As your parents enter old age, they may require more help and assistance. The transition period can fill your parents with fear and anxiety, so being on hand to provide love and support can help them feel more relaxed and at ease. Your loved one’s health may begin to deteriorate, so it’s important that you’re there to lend a helping hand. With that in mind, here are five tips for helping a parent transition into old age.
Empathize with Your Parents
As your parents get older, you may notice a change in their behavior. The fear of the unknown can be daunting for anyone, especially as you enter the final years of life, so it’s important that you are empathetic to your parents’ thoughts and feelings. On some days, you may find it a struggle to get through to them, especially if they’re feeling low. Providing support, being empathetic, and trying to understand where they’re coming from can make a huge difference.
Once your parents reach old age, it’s likely that they’ll have a lot of free time (especially if they’ve retired). One of the main worries that older people have is being lonely and feeling alone, therefore, it’s important that you visit your loved ones regularly, or give them a call if you don’t live close by. Letting your parents know that you’re thinking about them can really help. You should also reach out to your parents’ friends or other family members that live nearby who can regularly pop in to see your loved ones.
Seek Out Potential Problems
When you’re at your parents’ home, make sure to have a walk around to check whether there are any changes or repairs that need doing. As your loved ones reach the final stages of life, they may not be able to function as well as they used to, so making sure they have emergency contact information nearby, as well as having a medical alert system in the home can be incredibly useful should your parents need urgent medical assistance. Medical alert systems can be useful to get for grandparents too.
If your parents enjoy doing exercise, make sure to encourage them to be active in their senior years. Just because they may not be able to move around like they used to, doesn’t mean that they can’t stay active. Regular physical activity is incredibly important for improving balance, strength, endurance, and mood. If your parent can’t get out of the house, there are lots of exercises they can do at home too. Try and have a look at community centers close by that your parent can attend to engage with likeminded people. They may also live near a park or library, which they can use to expand their social circle.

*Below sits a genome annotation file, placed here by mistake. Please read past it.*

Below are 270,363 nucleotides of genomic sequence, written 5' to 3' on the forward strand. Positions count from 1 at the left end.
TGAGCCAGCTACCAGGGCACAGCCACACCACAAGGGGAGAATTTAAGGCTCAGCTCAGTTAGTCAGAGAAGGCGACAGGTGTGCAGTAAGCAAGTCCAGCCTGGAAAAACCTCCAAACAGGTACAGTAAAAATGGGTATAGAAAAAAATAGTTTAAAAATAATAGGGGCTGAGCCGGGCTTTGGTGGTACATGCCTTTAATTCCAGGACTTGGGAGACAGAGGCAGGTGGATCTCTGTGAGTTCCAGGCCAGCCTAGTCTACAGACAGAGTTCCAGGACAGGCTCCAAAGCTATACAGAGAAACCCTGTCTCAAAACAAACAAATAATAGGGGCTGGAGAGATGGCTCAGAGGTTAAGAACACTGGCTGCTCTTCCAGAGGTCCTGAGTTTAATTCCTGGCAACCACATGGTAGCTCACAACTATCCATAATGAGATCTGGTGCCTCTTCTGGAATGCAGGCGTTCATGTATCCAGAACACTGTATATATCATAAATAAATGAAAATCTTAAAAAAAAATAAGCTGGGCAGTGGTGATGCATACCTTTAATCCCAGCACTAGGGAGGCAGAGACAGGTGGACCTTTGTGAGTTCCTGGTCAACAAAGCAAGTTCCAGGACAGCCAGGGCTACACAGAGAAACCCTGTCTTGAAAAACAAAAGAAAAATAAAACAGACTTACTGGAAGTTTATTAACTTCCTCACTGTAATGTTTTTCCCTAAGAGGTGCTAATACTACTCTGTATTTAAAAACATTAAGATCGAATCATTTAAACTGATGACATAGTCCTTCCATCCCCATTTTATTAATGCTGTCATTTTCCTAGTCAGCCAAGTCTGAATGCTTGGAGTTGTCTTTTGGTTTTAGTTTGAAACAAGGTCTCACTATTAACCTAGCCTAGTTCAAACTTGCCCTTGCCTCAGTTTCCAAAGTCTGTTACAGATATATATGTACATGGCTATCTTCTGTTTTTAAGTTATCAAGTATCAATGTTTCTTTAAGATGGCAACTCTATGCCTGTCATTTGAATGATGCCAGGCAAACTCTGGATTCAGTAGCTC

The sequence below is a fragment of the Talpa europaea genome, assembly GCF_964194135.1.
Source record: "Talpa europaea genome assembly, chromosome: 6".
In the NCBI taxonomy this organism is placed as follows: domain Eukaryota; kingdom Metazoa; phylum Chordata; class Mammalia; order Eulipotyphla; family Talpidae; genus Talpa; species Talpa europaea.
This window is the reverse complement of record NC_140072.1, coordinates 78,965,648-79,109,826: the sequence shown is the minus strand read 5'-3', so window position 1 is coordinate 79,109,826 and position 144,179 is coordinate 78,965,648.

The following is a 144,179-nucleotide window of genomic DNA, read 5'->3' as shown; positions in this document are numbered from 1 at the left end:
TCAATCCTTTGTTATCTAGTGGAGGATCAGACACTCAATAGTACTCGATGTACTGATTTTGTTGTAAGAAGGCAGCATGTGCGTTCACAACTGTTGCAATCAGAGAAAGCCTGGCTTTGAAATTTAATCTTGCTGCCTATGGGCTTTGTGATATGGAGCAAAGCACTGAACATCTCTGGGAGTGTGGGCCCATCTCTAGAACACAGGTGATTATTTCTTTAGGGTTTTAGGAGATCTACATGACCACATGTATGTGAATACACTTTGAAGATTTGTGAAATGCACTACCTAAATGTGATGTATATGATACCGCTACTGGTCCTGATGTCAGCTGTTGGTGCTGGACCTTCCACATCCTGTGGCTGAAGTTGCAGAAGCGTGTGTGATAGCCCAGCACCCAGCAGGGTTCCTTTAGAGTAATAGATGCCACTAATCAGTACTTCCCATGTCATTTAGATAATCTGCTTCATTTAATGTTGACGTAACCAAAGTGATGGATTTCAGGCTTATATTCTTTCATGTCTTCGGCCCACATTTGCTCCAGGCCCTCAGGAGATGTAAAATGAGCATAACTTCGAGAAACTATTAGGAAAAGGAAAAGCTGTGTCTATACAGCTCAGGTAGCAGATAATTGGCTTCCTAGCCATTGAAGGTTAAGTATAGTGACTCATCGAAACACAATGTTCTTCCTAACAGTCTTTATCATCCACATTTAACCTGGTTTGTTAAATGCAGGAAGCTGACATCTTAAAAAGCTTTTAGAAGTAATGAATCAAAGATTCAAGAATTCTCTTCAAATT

Advocate for Them
If your parent has a medical condition, it’s important that you understand what treatment they need. If they’re unable to collect prescriptions themselves, you can help out by getting it for them. You can also accompany your parent to any medical appointments which will give you the opportunity to ask questions or take notes to further understand their illness.
While many parents will gladly accept your help, others may not be so keen. If your parents are struggling to come to terms with getting older, it’s important that you let them know you have their best interests at heart. If they’re not open to help at the moment, they may change their minds in due course. You could try asking others to intervene too. The more people who are there for your parents, the better.